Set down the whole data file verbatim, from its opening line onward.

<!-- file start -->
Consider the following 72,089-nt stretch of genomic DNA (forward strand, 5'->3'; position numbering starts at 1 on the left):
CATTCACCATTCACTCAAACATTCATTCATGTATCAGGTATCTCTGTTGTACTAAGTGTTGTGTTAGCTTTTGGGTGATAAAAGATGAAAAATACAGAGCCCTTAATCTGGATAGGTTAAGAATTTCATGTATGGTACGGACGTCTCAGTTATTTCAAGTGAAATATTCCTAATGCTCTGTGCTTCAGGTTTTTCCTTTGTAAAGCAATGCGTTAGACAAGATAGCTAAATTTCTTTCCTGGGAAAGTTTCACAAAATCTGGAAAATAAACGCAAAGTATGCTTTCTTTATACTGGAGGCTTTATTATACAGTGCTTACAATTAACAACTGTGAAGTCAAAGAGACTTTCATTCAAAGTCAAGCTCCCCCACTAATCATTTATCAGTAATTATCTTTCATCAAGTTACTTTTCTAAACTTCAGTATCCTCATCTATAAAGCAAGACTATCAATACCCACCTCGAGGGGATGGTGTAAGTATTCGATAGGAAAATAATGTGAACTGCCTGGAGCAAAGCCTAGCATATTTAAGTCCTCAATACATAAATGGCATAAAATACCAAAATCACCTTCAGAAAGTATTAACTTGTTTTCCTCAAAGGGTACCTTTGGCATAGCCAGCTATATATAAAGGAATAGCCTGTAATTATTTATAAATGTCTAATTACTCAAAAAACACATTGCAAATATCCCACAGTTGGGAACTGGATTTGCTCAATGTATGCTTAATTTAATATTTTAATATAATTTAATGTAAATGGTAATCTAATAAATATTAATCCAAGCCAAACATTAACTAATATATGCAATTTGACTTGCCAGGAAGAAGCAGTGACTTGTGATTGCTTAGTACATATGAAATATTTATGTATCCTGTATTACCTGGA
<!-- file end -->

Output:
Consider the following 72,089-nt stretch of genomic DNA (forward strand, 5'->3'; position numbering starts at 1 on the left):
CATTCACCATTCACTCAAACATTCATTCATGTATCAGGTATCTCTGTTGTACTAAGTGTTGTGTTAGCTTTTGGGTGATAAAAGATGAAAAATACAGAGCCCTTAATCTGGATAGGTTAAGAATTTCATGTATGGTACGGACGTCTCAGTTATTTCAAGTGAAATATTCCTAATGCTCTGTGCTTCAGGTTTTTCCTTTGTAAAGCAATGCGTTAGACAAGATAGCTAAATTTCTTTCCTGGGAAAGTTTCACAAAATCTGGAAAATAAACGCAAAGTATGCTTTCTTTATACTGGAGGCTTTATTATACAGTGCTTACAATTAACAACTGTGAAGTCAAAGAGACTTTCATTCAAAGTCAAGCTCCCCCACTAATCATTTATCAGTAATTATCTTTCATCAAGTTACTTTTCTAAACTTCAGTATCCTCATCTATAAAGCAAGACTATCAATACCCACCTCGAGGGGATGGTGTAAGTATTCGATAGGAAAATAATGTGAACTGCCTGGAGCAAAGCCTAGCATATTTAAGTCCTCAATACATAAATGGCATAAAATACCAAAATCACCTTCAGAAAGTATTAACTTGTTTTCCTCAAAGGGTACCTTTGGCATAGCCAGCTATATATAAAGGAATAGCCTGTAATTATTTATAAATGTCTAATTACTCAAAAAACACATTGCAAATATCCCACAGTTGGGAACTGGATTTGCTCAATGTATGCTTAATTTAATATTTTAATATAATTTAATGTAAATGGTAATCTAATAAATATTAATCCAAGCCAAACATTAACTAATATATGCAATTTGACTTGCCAGGAAGAAGCAGTGACTTGTGATTGCTTAGTACATATGAAATATTTATGTATCCTGTATTACCTGGA